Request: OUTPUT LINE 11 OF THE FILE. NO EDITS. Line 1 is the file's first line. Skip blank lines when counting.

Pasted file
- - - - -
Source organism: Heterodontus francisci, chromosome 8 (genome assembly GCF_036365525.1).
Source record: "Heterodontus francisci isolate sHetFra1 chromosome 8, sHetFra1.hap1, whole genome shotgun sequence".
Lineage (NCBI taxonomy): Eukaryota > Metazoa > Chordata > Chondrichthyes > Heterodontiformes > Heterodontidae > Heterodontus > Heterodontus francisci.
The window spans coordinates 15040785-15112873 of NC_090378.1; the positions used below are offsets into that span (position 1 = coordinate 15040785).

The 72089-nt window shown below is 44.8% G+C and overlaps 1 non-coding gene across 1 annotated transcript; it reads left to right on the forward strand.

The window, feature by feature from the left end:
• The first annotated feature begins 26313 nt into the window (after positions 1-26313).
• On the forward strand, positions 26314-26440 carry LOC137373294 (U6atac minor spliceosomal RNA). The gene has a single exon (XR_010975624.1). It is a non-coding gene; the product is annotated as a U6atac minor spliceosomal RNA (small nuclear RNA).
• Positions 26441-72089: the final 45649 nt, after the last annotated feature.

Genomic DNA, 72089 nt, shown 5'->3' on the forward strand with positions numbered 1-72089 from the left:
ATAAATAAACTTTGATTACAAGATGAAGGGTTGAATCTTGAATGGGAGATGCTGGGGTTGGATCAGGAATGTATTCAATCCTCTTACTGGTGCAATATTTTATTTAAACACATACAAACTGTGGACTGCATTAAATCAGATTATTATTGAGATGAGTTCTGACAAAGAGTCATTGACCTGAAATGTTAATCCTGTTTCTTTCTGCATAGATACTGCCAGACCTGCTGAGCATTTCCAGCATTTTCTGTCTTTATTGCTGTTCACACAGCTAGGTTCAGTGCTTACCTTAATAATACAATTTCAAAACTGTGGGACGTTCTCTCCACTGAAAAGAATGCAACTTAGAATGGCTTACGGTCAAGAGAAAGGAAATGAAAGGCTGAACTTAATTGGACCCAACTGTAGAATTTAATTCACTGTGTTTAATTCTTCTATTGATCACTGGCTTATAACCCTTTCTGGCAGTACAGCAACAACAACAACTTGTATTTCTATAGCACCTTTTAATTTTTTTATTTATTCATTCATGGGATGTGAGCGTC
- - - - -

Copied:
ATAAATAAACTTTGATTACAAGATGAAGGGTTGAATCTTGAATGGGAGATGCTGGGGTTGGATCAGGAATGTATTCAATCCTCTTACTGGTGCAATATTTTATTTAAACACATACAAACTGTGGACTGCATTAAATCAGATTATTATTGAGATGAGTTCTGACAAAGAGTCATTGACCTGAAATGTTAATCCTGTTTCTTTCTGCATAGATACTGCCAGACCTGCTGAGCATTTCCAGCATTTTCTGTCTTTATTGCTGTTCACACAGCTAGGTTCAGTGCTTACCTTAATAATACAATTTCAAAACTGTGGGACGTTCTCTCCACTGAAAAGAATGCAACTTAGAATGGCTTACGGTCAAGAGAAAGGAAATGAAAGGCTGAACTTAATTGGACCCAACTGTAGAATTTAATTCACTGTGTTTAATTCTTCTATTGATCACTGGCTTATAACCCTTTCTGGCAGTACAGCAACAACAACAACTTGTATTTCTATAGCACCTTTTAATTTTTTTATTTATTCATTCATGGGATGTGAGCGTC